How To Create An Invisible Seam

  •   Posted on: 2022-06-13
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  • How-To's

***Originally published on May 11, 2012***

Okay, so you’ve finished knitting that beautiful, cozy, time-consuming sweater. Aren’t you proud? Aren’t you psyched?? Don’t you want to try it on this minute and wear it all around town and show it off? Oh…wait…it’s in five different pieces? Hmm…maybe it would be best to just stick it back in the knitting bag and come back to it a little later…

You’re not alone. Seaming your projects together after all the actual knitting has been done is often the bane of our existence. After all, it’s the knitting that you love, not hand-sewing, right?

Well, unless you commit yourself exclusively to top-down, worked-in-the-round garments, this final step of finishing a long-term project may be unavoidable. BUT, knowing how to seam your work together properly could be the crucial factor in deciding how you feel about your project after it’s finished.

So, let’s take a little crash course in seaming, shall we?  For the sake of this tutorial, we’re going to assume you have to pieces of stockinette fabric that you’re wanting to join together — in my case, it’s the front and the back of the Drape Front Sweater that I’ve been working on.

If you’re lucky like me, the pattern that you’re working from will have clearly labeled what part of the garment each section is.  It may seem obvious at the beginning, but after working on a project for four months, you may just be blindly following instructions at this point, and not even remembering what’s up and what’s down.

This is a great time to look at your finished pieces, and clearly label them so that you know you’re matching up the right parts of your work, and not seaming them together inside-out or top-to-bottom or something devastatingly crazy.

Now, if the piece you’re seaming is quite a few inches long, match up the sides as evenly as you can, pinning the two pieces together every inch or two. I usually use safety pins for this, but I was in a pinch here, so I used some marking pins instead. Remember, you’re lining these pieces of fabric out so that the right side of each piece is facing the outside, and the wrong sides are pressed together on the inside of the work.

Thread some matching yarn through your tapestry needle, and begin by grounding this yarn in one of the corners.  Starting at the right-hand side, pull the needle through both pieces of the fabric, pinched together, right at the corner.  Leave a few inches of tail still dangling in front of the work, to be woven in later.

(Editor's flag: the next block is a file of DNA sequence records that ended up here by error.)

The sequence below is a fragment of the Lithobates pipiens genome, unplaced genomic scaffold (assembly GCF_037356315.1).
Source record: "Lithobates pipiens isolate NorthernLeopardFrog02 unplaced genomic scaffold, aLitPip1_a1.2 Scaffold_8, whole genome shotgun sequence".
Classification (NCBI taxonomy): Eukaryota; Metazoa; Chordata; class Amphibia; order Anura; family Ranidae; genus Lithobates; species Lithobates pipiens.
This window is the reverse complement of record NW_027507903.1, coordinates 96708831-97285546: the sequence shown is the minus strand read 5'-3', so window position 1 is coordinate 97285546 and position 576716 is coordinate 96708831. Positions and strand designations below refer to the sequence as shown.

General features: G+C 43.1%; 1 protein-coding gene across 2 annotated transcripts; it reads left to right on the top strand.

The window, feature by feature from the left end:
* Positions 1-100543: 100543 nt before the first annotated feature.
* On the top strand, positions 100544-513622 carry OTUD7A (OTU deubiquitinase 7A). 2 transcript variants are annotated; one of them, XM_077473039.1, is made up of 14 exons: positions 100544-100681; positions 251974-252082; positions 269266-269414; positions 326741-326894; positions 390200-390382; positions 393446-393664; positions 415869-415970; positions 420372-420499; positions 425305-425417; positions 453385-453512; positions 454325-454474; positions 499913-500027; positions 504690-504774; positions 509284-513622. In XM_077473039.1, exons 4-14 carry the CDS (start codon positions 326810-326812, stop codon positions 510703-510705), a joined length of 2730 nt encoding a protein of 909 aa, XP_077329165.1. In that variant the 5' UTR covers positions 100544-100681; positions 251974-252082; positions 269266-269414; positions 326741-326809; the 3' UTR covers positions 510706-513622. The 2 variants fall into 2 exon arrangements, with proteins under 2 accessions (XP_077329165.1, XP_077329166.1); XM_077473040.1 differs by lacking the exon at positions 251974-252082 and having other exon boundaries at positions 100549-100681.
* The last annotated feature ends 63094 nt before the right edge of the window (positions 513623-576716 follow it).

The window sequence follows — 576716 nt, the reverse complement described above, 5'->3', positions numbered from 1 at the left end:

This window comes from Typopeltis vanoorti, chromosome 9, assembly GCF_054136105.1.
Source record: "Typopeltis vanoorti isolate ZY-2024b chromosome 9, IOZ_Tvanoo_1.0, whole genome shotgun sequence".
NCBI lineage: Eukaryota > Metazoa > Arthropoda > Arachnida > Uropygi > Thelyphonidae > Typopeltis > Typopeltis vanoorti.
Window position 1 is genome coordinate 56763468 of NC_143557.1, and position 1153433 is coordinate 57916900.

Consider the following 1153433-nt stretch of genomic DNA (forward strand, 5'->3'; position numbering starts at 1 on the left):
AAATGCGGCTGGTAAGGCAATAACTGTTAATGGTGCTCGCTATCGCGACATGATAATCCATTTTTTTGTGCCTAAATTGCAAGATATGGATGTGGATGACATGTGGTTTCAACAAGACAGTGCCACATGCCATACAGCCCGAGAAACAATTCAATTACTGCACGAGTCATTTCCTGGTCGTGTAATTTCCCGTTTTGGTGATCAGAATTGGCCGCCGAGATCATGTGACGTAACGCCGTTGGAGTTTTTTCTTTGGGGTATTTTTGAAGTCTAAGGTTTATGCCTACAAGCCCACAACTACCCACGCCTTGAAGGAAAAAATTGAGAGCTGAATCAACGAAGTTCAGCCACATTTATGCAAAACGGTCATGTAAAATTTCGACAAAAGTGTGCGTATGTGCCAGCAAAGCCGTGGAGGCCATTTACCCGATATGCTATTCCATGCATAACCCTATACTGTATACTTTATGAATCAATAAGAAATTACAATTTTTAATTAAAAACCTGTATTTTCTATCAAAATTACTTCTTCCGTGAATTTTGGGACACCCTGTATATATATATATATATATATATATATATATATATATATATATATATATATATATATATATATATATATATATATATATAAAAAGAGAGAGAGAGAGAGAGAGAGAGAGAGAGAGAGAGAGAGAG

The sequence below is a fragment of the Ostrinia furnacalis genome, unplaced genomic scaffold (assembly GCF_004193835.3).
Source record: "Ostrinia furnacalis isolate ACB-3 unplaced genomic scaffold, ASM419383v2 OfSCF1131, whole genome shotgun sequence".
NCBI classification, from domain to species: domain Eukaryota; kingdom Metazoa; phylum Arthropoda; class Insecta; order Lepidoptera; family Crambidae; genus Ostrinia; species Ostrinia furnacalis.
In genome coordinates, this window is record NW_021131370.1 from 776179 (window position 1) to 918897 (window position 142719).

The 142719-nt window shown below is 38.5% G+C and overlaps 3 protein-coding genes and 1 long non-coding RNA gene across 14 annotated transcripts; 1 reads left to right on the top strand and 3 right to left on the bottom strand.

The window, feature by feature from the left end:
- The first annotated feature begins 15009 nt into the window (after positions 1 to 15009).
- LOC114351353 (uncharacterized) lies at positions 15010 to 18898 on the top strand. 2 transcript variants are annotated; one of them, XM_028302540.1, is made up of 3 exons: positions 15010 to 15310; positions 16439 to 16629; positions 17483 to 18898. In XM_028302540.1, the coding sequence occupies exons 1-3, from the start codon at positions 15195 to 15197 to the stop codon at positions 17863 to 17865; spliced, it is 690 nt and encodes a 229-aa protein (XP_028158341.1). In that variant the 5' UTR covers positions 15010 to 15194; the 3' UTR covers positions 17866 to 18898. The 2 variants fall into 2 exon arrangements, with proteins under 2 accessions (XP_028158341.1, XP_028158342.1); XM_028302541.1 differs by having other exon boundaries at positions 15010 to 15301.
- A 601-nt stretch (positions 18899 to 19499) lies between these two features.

Then, bring the needle through just the front piece of fabric, from back to front.

This will keep your sewing yarn secure so you can pull tightly with each stitch.
Now, grab the piece of fabric in back, and look at the V’s right near the edge, where your pins are.  If you pull these apart, you’ll see little bars in between each of the V’s.  Take your tapestry needle, and stick it under two of these bars at a time, then pull the yarn through.

Often it’s easier to see these bars when you’re one stitch away from the very edge of your work.

As you approach each of your marking pins, double check and make sure both sides of the fabric are being used up at an equal rate.  Hopefully, it will look something like this.

But, if instead it looks something like this, there’s a pretty easy fix.

Instead of working beneath two of those bars on either side, only work one on the side that is more taught, while continuing to work two on the side that is gappier until both sides look even again.  As you approach each pin, remove it and focus on keeping your work even until just the next one.  Working in small steps like this ensures that the stitches on both pieces will come together evenly, without having to focus on the entire width of the piece at once.

The backside of your work will have a nice, straight seam where the two pieces are joined (perfect for hiding those ends you’ll have to weave in later!).

But, notice how clean the front of the work looks.  No seam at all!


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